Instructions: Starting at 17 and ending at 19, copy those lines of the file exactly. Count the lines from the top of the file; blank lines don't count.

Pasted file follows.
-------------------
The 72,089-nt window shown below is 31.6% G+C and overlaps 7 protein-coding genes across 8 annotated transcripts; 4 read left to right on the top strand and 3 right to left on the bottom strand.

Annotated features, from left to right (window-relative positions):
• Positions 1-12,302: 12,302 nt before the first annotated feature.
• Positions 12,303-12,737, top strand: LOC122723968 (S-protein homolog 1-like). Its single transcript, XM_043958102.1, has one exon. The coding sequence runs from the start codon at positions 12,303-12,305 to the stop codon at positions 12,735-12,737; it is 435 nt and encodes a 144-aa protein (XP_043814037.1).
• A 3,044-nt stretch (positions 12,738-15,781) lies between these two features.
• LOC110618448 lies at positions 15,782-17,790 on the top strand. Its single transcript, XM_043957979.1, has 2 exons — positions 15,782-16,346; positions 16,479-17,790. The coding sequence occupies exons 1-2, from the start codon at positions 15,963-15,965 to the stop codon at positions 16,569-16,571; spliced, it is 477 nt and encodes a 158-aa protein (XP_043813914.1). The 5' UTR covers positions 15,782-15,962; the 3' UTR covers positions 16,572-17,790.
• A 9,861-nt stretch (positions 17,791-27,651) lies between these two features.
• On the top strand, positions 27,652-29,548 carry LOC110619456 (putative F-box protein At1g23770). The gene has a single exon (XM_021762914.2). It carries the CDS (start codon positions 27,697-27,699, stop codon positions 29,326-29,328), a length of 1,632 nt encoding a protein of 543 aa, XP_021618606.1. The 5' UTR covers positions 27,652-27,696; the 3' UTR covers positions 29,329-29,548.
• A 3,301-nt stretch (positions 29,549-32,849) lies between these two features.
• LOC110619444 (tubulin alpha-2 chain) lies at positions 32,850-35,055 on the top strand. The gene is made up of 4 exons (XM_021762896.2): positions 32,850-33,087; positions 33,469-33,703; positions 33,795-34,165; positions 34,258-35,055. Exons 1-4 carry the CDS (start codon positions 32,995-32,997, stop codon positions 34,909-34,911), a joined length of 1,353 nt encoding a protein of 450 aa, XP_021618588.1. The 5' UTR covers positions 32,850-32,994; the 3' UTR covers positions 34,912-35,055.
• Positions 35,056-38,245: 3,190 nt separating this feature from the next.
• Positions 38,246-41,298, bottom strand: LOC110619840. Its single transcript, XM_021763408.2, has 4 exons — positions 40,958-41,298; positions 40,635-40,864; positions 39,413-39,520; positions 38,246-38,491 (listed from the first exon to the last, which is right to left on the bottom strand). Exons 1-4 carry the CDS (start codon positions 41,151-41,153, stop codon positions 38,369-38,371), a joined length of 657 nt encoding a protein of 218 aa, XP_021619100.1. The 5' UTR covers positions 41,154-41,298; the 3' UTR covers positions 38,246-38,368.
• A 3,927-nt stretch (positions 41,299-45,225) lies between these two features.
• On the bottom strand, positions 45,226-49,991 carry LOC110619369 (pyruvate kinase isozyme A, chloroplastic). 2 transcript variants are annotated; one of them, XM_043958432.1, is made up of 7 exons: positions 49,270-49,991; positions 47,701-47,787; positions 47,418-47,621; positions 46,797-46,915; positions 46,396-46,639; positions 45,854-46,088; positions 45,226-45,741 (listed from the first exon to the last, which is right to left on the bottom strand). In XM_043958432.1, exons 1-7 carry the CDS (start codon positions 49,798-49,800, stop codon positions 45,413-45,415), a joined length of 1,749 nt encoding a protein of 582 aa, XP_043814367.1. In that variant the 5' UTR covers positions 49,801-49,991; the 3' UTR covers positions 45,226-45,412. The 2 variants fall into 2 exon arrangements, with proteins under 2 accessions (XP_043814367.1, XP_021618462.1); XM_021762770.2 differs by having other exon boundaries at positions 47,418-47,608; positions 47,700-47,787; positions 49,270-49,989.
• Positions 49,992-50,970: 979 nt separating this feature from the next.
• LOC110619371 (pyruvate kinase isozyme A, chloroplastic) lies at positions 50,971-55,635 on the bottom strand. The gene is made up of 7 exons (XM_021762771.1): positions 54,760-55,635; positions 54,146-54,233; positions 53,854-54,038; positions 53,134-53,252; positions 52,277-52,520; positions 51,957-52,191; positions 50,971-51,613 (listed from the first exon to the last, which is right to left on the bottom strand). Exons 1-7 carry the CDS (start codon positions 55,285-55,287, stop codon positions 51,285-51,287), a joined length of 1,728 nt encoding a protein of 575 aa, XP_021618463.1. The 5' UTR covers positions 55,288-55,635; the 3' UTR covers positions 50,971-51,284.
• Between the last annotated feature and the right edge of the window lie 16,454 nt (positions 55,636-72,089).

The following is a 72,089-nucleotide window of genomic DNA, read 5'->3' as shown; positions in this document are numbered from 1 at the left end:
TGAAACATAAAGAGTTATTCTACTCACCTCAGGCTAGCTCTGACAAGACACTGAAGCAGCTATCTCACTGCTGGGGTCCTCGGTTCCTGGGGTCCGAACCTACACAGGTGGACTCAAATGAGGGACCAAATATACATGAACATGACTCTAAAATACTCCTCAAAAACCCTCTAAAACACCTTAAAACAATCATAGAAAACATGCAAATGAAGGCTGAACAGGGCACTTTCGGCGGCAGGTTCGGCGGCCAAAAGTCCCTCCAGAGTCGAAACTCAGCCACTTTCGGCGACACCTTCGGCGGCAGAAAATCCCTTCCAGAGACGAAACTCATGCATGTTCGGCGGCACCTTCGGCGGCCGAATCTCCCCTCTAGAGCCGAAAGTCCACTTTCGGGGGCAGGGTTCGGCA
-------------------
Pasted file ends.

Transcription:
• Between the last annotated feature and the right edge of the window lie 16,454 nt (positions 55,636-72,089).

The following is a 72,089-nucleotide window of genomic DNA, read 5'->3' as shown; positions in this document are numbered from 1 at the left end:
TGAAACATAAAGAGTTATTCTACTCACCTCAGGCTAGCTCTGACAAGACACTGAAGCAGCTATCTCACTGCTGGGGTCCTCGGTTCCTGGGGTCCGAACCTACACAGGTGGACTCAAATGAGGGACCAAATATACATGAACATGACTCTAAAATACTCCTCAAAAACCCTCTAAAACACCTTAAAACAATCATAGAAAACATGCAAATGAAGGCTGAACAGGGCACTTTCGGCGGCAGGTTCGGCGGCCAAAAGTCCCTCCAGAGTCGAAACTCAGCCACTTTCGGCGACACCTTCGGCGGCAGAAAATCCCTTCCAGAGACGAAACTCATGCATGTTCGGCGGCACCTTCGGCGGCCGAATCTCCCCTCTAGAGCCGAAAGTCCACTTTCGGGGGCAGGGTTCGGCA